; eneral laws on incorporation. The
lours this morning were largely de-
oted to discussing the laws of diSer-
mt States , which vary soinewhatso as
o arrive at the desired basis of gener-
, lity. The conference will probably
ast till to-morrow , and the results as
eon as attained , will be made public.
: t is possible that a public meeting
nay be called within a short time to
tear the results.
The Rise ia K. P. Stoct.
pedal Duitttch to the Bee.
NEW YORK , April 21. The Kansas
Jacific was again the feature of the
tock market It opened at 39J , ad-
anced to 49.
The Army Bill Discussed b ;
Senators Bayard and
The Latter Warmly Defend
His Brother Brigadiers.
Thirteen Hundred and Eighty
Five Bills Introduced in the
House in One jDay.
LATEST FROM THE CAPITAL.
ADJOURNMENT IN JUNE.
Bpedil Dlipatoh to the BEX.
WAPHINGTON , April 22. The num
ber of those who predict Congres
will finally adjourn ty the 1st or mid
die of June is increasing. It will b
difficult to keep Congress here mud
later than that The present ho
weather is a cremonition of the set
tied intensity of hot weather whicl
is seasonable continuously here fron
this time until October. The oil
members know very well what dia
comforts such weather brings , x
number of Congressmen have alread ;
gone to their homes for a few days.
Conkling gave close attention ti
Bayard in the Senate and it is asserto <
both he and Zach Chandler intend t (
speak. Mr. Chandler says hi
can fix no time for his speed
but he is liable to make one of hi ,
vigorous but incisive speeches when ,
ever his indignation is aroused by thi
arrogant assumptions of resterec
There was one sentiment in Maxey'i
speech that the American people wil
applaud. He said that the man tha
could make two ears of corn gro ?
where one grew before , was a greatei
benefitter to his country than all thi
politicians put together.
LEGISLATIVE WASH DAY.
For more than nve consecutive houn
the flood-gates of initial legislatior
was opened and a great stream of billi
came rushing in the House. Mondaj
las long been known as legislative
There has never been such a wast
day in the history of the American
3ongress , there have been times when
iOO or 600 bills have been introduced
n one day but yesterday the numbei
was 1,385. The Ultra Southern
men of the Democratic party are de-
ermined not only to force through
congress the political sections that
have been incorporated into the ap.
propriation bills now under considera
tion , but to pass at this session a bill
making radical changes in the tariff
and currency laws. Fernando Wood
has been outspoken in his opposition
to all these schemes , and by the firm
stand he has taken has brought down
upon himself the attacks of southern
THE LAND GRANT TEST CASK.
Special dispatch to The Boe.
WASHINGTON , April 21 , 4 p. m. In
the Supreme Court this morning in
the case of Platt against the Union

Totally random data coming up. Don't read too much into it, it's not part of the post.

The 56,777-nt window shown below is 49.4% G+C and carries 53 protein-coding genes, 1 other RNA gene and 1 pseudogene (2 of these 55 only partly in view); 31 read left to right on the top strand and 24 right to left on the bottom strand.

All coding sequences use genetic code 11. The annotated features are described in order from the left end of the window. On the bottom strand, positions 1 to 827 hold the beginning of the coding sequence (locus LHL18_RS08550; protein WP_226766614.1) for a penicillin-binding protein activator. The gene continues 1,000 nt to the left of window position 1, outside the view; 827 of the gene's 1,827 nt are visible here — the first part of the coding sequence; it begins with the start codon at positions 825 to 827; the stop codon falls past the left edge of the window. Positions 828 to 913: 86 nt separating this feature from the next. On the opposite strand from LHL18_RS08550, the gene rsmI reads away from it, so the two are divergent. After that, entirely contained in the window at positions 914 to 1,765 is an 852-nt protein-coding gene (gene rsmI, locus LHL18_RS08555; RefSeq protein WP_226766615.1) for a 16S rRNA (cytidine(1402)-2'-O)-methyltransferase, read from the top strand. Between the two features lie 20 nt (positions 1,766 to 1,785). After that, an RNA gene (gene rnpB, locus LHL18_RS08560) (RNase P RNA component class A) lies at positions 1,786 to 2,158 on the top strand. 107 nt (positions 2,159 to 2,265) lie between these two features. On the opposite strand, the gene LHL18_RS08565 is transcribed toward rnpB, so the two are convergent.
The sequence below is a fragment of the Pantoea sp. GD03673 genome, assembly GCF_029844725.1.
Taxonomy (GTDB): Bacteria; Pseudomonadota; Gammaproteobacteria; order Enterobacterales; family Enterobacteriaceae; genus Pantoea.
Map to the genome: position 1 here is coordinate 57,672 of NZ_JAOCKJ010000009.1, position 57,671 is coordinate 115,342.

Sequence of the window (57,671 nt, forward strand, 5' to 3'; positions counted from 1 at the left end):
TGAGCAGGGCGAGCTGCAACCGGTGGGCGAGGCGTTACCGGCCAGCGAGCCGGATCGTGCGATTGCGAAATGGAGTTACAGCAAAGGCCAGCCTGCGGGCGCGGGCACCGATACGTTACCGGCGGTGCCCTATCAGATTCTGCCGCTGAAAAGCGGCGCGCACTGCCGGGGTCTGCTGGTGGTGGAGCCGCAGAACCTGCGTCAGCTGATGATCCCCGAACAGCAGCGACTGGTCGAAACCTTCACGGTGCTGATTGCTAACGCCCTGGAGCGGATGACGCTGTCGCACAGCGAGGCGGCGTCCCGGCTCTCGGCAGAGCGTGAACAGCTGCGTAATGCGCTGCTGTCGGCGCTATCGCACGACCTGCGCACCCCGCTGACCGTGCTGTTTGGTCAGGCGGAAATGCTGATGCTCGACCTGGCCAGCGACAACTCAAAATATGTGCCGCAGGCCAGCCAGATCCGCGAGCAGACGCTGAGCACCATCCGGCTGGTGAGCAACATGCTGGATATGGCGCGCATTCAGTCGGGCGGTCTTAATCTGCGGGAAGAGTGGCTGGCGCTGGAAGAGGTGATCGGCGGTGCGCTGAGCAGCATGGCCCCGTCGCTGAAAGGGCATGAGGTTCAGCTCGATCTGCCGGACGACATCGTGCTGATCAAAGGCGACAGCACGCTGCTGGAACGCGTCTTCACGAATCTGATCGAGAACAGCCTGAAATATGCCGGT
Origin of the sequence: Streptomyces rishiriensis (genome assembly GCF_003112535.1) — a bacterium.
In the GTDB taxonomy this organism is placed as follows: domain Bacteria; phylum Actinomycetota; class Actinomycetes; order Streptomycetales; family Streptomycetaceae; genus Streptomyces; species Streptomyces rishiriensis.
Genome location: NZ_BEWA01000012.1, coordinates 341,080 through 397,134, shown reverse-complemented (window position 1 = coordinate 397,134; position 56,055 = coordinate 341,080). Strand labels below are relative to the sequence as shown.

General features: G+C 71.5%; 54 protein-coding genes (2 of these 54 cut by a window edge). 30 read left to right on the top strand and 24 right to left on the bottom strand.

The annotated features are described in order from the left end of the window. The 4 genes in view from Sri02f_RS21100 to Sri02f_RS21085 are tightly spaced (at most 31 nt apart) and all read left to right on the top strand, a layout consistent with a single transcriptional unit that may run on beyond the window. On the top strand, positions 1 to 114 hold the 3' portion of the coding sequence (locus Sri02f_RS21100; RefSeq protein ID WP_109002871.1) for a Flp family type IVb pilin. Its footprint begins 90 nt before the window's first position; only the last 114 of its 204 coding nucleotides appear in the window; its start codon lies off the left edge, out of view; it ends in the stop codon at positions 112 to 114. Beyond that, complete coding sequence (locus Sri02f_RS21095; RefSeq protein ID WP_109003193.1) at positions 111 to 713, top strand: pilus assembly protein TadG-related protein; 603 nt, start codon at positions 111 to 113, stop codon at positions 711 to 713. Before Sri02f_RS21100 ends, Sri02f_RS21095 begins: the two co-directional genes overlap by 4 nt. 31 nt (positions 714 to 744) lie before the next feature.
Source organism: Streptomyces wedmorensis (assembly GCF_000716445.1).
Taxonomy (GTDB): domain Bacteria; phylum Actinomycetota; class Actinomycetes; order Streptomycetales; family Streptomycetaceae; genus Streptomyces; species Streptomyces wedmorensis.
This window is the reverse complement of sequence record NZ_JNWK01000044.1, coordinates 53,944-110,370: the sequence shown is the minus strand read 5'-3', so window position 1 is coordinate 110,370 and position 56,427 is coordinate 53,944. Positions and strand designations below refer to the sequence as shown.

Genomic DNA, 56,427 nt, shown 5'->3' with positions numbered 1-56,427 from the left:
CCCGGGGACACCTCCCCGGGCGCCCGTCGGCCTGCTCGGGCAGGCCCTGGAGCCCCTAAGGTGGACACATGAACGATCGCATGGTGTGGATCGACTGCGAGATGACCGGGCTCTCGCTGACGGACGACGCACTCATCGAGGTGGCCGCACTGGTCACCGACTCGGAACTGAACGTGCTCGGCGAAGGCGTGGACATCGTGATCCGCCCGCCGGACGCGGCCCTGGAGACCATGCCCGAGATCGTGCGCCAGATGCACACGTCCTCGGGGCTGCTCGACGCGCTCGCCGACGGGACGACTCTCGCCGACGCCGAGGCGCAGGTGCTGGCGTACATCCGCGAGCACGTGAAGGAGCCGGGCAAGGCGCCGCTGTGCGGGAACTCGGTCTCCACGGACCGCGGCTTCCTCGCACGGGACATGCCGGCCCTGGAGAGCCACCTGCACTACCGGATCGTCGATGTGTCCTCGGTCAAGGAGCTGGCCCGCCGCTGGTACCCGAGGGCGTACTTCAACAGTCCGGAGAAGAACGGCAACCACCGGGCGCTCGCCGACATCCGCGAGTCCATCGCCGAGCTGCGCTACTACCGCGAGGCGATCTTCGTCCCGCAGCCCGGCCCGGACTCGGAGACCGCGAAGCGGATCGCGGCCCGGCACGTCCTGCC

Pacific , concerning the rights of set
tlers , Justice Strong affirmed the de
cree of the lower court in favor of the
road. This reverses the decision of
OAFT. EADS CLAIMS
that he will have thirty feet of
channel at the mouth of the Missis
sippi within three months. He also
says he will be entitled to the lost
payment for having completed hit
BAYARD ON THE ARMY BILL.
The Senate resumed consideration
af the army bill with Bayard on the
Booa. He made a strong speech
Mid was more conservative in his sen
timents than the Democrats who pro-
: oded him.
JUtocUted Press Report.
WASHINGTON , April 21. Consider-
Lion was resumed of the army appro
Senator Bayard defended the incor
poration of general legislation in ap
propriation bills , there being nothing
jnusual in it ; hencu the cry of revolu-
: ion was unsubstantial and foolish ,
ind people would condemn it.
Senator Bayard having noticed the
emark of Senator Blame about the
listribution of the army , Senator
Blaine asked the Senator to quote his
Senator Bayard said he would do
10 , but would first have to send for
: he Congressional Becord.
Senator Blaine remarked that what
10 said was this , "that not a Senator
> f the other side of the chamber had
iver seen a United States soldier at
.he polls. "
Senator Bayard replied that if the
senator preferred to limit his remarks
o the actual vision of the Senators
10 had nothing to say.
Senator Bayard then proceeded to
end a circumstantial account of a
arpe presence of troops in New York
n the fall of 1870 to be present at the
) ells to prevent disorder.
Senator Blaine wished to ask a
[ uestion. It was why the Senator did
lot select a precedent found in 1857 ,
vhen President Buchanan called out
narines to attend a Washington mu-
ticipal election , and when seven men
Fere shot down by them , the scene
icing within a mile of the Senate
Senator Bayard said he would dis-
uss that question at some future
ime. Any party or set of men in
his country who seek to remove the
nfringement on the liberties of the
American people should have his sup-
lort at all times. He held that the
mployment of the armies at the
lolls at the South waa simply atro-
ious , and during the war was claim-
id as a belligerent right. Senator
Bayard at some length condemned all
onduct which would tend to prevent
he restoration of full confidence and
riondship to all party of the country ,
le was well assured that the hostility
of one section'against the other wouli